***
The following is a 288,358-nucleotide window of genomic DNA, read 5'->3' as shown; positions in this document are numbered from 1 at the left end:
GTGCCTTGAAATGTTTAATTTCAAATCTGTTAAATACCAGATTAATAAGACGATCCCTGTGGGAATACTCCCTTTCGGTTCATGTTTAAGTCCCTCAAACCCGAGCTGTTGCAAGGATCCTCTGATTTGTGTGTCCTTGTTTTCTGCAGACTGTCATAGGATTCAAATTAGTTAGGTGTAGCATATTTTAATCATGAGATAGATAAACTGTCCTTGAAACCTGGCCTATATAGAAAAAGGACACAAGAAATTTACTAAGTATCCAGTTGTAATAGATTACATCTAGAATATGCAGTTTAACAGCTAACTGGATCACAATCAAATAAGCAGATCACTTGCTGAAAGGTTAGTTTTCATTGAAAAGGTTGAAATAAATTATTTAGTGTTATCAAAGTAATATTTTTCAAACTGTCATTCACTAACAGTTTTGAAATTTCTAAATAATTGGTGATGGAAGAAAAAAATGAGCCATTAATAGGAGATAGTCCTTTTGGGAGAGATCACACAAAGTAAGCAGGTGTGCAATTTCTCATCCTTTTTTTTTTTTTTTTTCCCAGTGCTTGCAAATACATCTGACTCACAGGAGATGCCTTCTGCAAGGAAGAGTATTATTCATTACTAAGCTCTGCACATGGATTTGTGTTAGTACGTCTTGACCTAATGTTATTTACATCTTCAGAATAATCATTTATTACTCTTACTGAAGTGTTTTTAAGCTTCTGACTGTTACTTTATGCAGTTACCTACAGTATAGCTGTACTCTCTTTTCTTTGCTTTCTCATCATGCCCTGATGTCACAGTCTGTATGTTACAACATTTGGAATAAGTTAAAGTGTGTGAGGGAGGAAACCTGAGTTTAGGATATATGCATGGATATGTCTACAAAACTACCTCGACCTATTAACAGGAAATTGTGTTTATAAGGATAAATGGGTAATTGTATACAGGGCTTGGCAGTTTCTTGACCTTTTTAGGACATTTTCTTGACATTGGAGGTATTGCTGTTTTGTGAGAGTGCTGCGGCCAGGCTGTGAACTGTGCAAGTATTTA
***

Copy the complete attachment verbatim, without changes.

The following is a 288,358-nucleotide window of genomic DNA, read 5'->3' as shown; positions in this document are numbered from 1 at the left end:
GTGCCTTGAAATGTTTAATTTCAAATCTGTTAAATACCAGATTAATAAGACGATCCCTGTGGGAATACTCCCTTTCGGTTCATGTTTAAGTCCCTCAAACCCGAGCTGTTGCAAGGATCCTCTGATTTGTGTGTCCTTGTTTTCTGCAGACTGTCATAGGATTCAAATTAGTTAGGTGTAGCATATTTTAATCATGAGATAGATAAACTGTCCTTGAAACCTGGCCTATATAGAAAAAGGACACAAGAAATTTACTAAGTATCCAGTTGTAATAGATTACATCTAGAATATGCAGTTTAACAGCTAACTGGATCACAATCAAATAAGCAGATCACTTGCTGAAAGGTTAGTTTTCATTGAAAAGGTTGAAATAAATTATTTAGTGTTATCAAAGTAATATTTTTCAAACTGTCATTCACTAACAGTTTTGAAATTTCTAAATAATTGGTGATGGAAGAAAAAAATGAGCCATTAATAGGAGATAGTCCTTTTGGGAGAGATCACACAAAGTAAGCAGGTGTGCAATTTCTCATCCTTTTTTTTTTTTTTTTTCCCAGTGCTTGCAAATACATCTGACTCACAGGAGATGCCTTCTGCAAGGAAGAGTATTATTCATTACTAAGCTCTGCACATGGATTTGTGTTAGTACGTCTTGACCTAATGTTATTTACATCTTCAGAATAATCATTTATTACTCTTACTGAAGTGTTTTTAAGCTTCTGACTGTTACTTTATGCAGTTACCTACAGTATAGCTGTACTCTCTTTTCTTTGCTTTCTCATCATGCCCTGATGTCACAGTCTGTATGTTACAACATTTGGAATAAGTTAAAGTGTGTGAGGGAGGAAACCTGAGTTTAGGATATATGCATGGATATGTCTACAAAACTACCTCGACCTATTAACAGGAAATTGTGTTTATAAGGATAAATGGGTAATTGTATACAGGGCTTGGCAGTTTCTTGACCTTTTTAGGACATTTTCTTGACATTGGAGGTATTGCTGTTTTGTGAGAGTGCTGCGGCCAGGCTGTGAACTGTGCAAGTATTTA